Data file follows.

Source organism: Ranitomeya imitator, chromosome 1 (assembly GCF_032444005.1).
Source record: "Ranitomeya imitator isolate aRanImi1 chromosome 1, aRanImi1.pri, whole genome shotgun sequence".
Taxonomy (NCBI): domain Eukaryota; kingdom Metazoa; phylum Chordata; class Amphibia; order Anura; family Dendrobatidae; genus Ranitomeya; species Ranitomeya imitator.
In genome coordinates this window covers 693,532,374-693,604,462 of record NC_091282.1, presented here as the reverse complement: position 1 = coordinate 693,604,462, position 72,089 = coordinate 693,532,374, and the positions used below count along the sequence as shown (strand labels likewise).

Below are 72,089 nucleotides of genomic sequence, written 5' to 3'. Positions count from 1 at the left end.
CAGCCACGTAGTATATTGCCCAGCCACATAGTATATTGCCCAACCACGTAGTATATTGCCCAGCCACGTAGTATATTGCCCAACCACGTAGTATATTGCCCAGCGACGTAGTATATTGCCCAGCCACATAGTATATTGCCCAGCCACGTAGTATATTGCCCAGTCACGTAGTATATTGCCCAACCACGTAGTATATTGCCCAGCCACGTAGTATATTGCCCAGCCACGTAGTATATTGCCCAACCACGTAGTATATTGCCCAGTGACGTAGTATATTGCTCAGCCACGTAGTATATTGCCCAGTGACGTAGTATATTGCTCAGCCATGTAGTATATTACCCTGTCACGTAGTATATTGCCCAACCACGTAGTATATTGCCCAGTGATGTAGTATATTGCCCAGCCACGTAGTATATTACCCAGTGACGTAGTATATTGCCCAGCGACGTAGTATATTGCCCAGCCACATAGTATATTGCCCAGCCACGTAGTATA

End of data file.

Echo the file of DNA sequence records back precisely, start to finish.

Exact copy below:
Source organism: Ranitomeya imitator, chromosome 1 (assembly GCF_032444005.1).
Source record: "Ranitomeya imitator isolate aRanImi1 chromosome 1, aRanImi1.pri, whole genome shotgun sequence".
Taxonomy (NCBI): domain Eukaryota; kingdom Metazoa; phylum Chordata; class Amphibia; order Anura; family Dendrobatidae; genus Ranitomeya; species Ranitomeya imitator.
In genome coordinates this window covers 693,532,374-693,604,462 of record NC_091282.1, presented here as the reverse complement: position 1 = coordinate 693,604,462, position 72,089 = coordinate 693,532,374, and the positions used below count along the sequence as shown (strand labels likewise).

Below are 72,089 nucleotides of genomic sequence, written 5' to 3'. Positions count from 1 at the left end.
CAGCCACGTAGTATATTGCCCAGCCACATAGTATATTGCCCAACCACGTAGTATATTGCCCAGCCACGTAGTATATTGCCCAACCACGTAGTATATTGCCCAGCGACGTAGTATATTGCCCAGCCACATAGTATATTGCCCAGCCACGTAGTATATTGCCCAGTCACGTAGTATATTGCCCAACCACGTAGTATATTGCCCAGCCACGTAGTATATTGCCCAGCCACGTAGTATATTGCCCAACCACGTAGTATATTGCCCAGTGACGTAGTATATTGCTCAGCCACGTAGTATATTGCCCAGTGACGTAGTATATTGCTCAGCCATGTAGTATATTACCCTGTCACGTAGTATATTGCCCAACCACGTAGTATATTGCCCAGTGATGTAGTATATTGCCCAGCCACGTAGTATATTACCCAGTGACGTAGTATATTGCCCAGCGACGTAGTATATTGCCCAGCCACATAGTATATTGCCCAGCCACGTAGTATA